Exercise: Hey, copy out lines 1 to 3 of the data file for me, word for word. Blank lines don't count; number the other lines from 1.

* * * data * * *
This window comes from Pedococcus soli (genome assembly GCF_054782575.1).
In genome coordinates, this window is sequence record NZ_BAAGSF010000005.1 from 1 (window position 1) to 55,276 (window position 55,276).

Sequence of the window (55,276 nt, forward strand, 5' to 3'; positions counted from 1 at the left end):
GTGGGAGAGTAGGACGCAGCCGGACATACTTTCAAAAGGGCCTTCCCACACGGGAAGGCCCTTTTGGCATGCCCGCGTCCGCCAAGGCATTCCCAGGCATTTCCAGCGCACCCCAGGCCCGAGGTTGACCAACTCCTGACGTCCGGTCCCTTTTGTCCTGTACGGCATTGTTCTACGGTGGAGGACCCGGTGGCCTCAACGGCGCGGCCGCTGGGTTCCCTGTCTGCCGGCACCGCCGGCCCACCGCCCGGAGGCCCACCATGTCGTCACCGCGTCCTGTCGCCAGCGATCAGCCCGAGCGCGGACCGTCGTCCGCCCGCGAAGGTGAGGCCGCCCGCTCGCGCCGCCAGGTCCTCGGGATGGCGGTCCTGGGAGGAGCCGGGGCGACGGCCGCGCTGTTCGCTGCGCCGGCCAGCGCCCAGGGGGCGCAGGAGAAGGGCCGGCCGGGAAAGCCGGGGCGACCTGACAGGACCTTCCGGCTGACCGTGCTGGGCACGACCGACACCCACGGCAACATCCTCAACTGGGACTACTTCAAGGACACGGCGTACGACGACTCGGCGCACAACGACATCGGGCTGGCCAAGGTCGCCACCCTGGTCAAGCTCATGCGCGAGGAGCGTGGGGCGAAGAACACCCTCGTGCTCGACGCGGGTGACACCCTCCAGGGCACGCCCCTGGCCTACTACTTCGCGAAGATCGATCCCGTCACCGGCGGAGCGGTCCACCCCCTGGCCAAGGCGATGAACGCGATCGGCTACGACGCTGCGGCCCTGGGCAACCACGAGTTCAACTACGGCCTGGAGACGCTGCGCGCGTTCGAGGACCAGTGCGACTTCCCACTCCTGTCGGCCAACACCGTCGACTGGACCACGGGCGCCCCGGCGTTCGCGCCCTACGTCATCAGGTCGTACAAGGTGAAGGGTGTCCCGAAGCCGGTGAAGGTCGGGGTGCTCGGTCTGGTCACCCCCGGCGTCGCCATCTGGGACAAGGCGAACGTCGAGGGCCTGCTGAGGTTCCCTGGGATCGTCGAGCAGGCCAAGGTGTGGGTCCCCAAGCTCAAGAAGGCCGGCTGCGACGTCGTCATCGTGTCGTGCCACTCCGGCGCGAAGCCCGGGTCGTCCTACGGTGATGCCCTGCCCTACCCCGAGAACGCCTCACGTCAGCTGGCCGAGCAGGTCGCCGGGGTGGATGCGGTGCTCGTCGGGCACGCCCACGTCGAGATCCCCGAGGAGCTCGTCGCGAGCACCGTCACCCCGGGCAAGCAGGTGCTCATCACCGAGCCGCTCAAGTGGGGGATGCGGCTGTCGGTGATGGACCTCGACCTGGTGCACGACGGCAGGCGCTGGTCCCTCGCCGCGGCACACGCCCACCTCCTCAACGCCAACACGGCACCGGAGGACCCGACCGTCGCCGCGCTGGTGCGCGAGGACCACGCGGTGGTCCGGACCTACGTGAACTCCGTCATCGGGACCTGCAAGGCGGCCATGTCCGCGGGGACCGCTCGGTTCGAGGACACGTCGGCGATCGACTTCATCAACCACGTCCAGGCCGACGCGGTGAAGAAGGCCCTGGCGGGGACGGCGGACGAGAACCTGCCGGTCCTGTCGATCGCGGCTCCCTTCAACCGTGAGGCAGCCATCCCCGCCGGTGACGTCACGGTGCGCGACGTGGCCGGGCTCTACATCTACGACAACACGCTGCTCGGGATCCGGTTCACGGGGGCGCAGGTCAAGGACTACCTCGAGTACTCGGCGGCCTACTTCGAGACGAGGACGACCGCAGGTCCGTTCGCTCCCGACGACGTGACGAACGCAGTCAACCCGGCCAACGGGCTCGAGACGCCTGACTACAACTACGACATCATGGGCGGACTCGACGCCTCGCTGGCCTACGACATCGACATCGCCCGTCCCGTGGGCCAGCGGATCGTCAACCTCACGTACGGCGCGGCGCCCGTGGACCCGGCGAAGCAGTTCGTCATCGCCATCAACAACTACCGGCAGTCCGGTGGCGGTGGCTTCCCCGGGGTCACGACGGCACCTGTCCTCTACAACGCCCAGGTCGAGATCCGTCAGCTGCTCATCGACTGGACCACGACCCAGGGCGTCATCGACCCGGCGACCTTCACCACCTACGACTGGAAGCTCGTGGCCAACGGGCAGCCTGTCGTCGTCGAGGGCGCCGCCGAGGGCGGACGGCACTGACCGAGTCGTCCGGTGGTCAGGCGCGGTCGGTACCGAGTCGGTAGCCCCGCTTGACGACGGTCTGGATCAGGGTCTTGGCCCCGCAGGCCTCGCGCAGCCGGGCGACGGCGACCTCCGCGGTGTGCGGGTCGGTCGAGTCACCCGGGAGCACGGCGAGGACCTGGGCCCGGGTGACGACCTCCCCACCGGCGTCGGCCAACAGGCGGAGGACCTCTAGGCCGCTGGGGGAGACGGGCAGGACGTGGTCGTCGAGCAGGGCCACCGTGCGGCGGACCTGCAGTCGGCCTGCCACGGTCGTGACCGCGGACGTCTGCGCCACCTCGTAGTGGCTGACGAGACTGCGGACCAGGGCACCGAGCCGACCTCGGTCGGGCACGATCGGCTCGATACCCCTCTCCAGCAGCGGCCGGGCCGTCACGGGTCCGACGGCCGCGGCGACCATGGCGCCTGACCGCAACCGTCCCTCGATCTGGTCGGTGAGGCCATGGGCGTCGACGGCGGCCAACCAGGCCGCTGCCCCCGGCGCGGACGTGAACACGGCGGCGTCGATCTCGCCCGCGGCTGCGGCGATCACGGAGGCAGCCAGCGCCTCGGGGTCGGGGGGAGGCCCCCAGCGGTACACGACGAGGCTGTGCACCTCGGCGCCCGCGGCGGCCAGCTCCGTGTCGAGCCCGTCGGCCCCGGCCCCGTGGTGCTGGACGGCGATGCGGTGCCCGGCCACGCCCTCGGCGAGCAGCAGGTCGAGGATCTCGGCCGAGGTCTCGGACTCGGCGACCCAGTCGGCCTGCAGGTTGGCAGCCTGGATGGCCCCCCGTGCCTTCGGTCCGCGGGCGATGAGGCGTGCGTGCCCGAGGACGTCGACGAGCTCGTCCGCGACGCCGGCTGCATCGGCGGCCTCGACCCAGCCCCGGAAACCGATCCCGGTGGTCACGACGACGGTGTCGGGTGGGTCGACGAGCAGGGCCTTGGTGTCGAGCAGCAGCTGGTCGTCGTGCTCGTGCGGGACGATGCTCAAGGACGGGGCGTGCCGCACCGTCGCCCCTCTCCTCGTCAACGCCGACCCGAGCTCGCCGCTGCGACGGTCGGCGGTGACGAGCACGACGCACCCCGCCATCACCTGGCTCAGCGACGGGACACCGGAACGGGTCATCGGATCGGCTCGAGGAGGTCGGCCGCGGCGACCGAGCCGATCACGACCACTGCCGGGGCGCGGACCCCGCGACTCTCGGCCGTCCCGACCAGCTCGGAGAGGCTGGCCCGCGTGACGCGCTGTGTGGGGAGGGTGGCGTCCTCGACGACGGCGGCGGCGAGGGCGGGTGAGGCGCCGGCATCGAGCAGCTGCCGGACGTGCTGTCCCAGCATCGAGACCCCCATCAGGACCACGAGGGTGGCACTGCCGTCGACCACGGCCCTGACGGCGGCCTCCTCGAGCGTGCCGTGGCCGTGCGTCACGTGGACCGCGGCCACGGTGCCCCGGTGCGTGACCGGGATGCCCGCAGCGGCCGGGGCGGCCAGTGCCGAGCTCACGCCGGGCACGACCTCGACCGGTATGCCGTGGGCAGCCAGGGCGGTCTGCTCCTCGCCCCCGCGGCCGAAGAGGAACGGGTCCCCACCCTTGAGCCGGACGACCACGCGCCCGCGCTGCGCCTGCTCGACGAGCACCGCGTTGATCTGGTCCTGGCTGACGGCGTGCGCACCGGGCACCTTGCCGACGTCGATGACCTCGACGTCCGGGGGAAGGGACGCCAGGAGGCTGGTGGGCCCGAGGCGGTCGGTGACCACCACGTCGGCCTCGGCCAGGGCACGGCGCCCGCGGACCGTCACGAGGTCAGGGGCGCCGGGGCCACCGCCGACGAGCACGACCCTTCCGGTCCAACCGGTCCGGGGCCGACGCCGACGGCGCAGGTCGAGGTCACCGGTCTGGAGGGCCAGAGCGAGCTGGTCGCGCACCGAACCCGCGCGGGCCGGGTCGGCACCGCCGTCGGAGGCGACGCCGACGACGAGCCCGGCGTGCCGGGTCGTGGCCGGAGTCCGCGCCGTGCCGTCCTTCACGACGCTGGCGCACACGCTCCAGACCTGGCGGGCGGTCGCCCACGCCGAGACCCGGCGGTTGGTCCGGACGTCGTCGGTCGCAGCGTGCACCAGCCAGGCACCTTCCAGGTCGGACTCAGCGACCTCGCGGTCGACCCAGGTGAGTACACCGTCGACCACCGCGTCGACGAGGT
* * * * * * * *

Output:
This window comes from Pedococcus soli (genome assembly GCF_054782575.1).
In genome coordinates, this window is sequence record NZ_BAAGSF010000005.1 from 1 (window position 1) to 55,276 (window position 55,276).

Sequence of the window (55,276 nt, forward strand, 5' to 3'; positions counted from 1 at the left end):